Sunday, February 26, 2017
The Hawai'i Supreme Court has denied reinstatement to a petitioner who had been reciprocally disbarred based on his voluntary license revocation in Georgia.
we find and conclude, after careful and thorough review, that Petitioner Duru failed to follow court rules governing his disbarment, particularly in his failure to inform his Maui employer or the Office of Disciplinary Counsel (ODC) of his foreign disbarment, and failed to fulfill substantive conditions of this court’s November 10, 2005 reciprocal disbarment, particularly his failure to successfully seek reinstatement in Georgia.
We further find and conclude that Respondent Duru has failed to prove by clear and convincing evidence, as required by Rule 2.17(b)(4) of the Rules of the Supreme Court of the State of Hawai'i, that he is rehabilitated from the ethical conduct underlying that disbarment, particularly his engaging in discussion of legal matters with a licensed attorney and the attorney’s client, his failure to report in his petition criminal and civil litigation in which he was involved during his disbarment, and his failure to timely act with initiative regarding his outstanding student loan obligations.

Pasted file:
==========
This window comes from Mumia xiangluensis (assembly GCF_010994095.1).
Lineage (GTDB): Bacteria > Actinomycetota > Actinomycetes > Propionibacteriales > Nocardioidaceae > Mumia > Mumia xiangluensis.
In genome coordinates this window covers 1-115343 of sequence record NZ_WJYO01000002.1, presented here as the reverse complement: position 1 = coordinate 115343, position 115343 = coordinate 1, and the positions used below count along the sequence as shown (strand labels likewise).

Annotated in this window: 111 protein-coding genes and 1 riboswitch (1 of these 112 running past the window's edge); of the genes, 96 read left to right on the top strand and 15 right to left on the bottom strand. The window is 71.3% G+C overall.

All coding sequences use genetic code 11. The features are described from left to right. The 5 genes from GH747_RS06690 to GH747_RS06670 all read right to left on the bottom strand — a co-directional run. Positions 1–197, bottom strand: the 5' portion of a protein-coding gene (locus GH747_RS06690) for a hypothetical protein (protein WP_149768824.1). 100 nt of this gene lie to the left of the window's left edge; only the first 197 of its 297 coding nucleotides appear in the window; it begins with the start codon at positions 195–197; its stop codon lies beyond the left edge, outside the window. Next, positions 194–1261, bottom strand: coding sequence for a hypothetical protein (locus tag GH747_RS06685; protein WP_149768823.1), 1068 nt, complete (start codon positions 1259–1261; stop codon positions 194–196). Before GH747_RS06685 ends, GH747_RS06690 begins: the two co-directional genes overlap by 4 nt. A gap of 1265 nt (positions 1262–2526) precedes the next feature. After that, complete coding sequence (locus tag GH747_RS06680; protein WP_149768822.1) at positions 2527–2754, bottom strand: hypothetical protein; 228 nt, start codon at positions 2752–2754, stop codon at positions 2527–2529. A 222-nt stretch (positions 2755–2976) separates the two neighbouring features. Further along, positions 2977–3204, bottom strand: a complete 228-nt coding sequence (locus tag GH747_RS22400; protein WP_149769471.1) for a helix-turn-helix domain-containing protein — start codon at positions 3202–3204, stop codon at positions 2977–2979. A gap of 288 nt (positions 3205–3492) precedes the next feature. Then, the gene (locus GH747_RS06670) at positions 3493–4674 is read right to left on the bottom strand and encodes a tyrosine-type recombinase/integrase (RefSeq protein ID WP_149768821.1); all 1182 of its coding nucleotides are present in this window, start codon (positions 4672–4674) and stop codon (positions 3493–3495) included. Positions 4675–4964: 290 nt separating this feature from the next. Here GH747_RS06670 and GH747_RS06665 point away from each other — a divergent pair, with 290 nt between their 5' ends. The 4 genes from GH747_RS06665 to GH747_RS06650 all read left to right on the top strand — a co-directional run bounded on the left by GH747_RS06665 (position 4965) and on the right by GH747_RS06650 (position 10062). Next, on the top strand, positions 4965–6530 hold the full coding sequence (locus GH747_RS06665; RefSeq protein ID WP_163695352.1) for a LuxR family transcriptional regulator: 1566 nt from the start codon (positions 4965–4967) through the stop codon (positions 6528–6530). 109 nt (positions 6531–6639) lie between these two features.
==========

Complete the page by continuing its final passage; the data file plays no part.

The George Supreme Court's 2000 order notes
Duru admits that he pled guilty to three counts of False Tax Returns, in violation of 26 U.S.C. § 7206 (1), and two counts of Structuring Currency Transactions, in violation of 31 U.S.C. § 5324 (a) (3) and (c) (2), in the United States District Court for the Northern District of Georgia, which accepted Duru's plea on March 23, 2000. By entering the guilty plea to felony violations, Duru admits that he has violated Standard 66 (conviction of any felony or misdemeanor involving moral turpitude shall be grounds for disbarment) of Bar Rule 4-102 (d) and requests that the Court accept his voluntary surrender of license. We have reviewed the record and agree to accept Duru's petition for the voluntary surrender of his license, which is tantamount to disbarment.
Pacific Business News reported his 2005 reciprocal disbarment in Hawai'i. (Mike Frisch)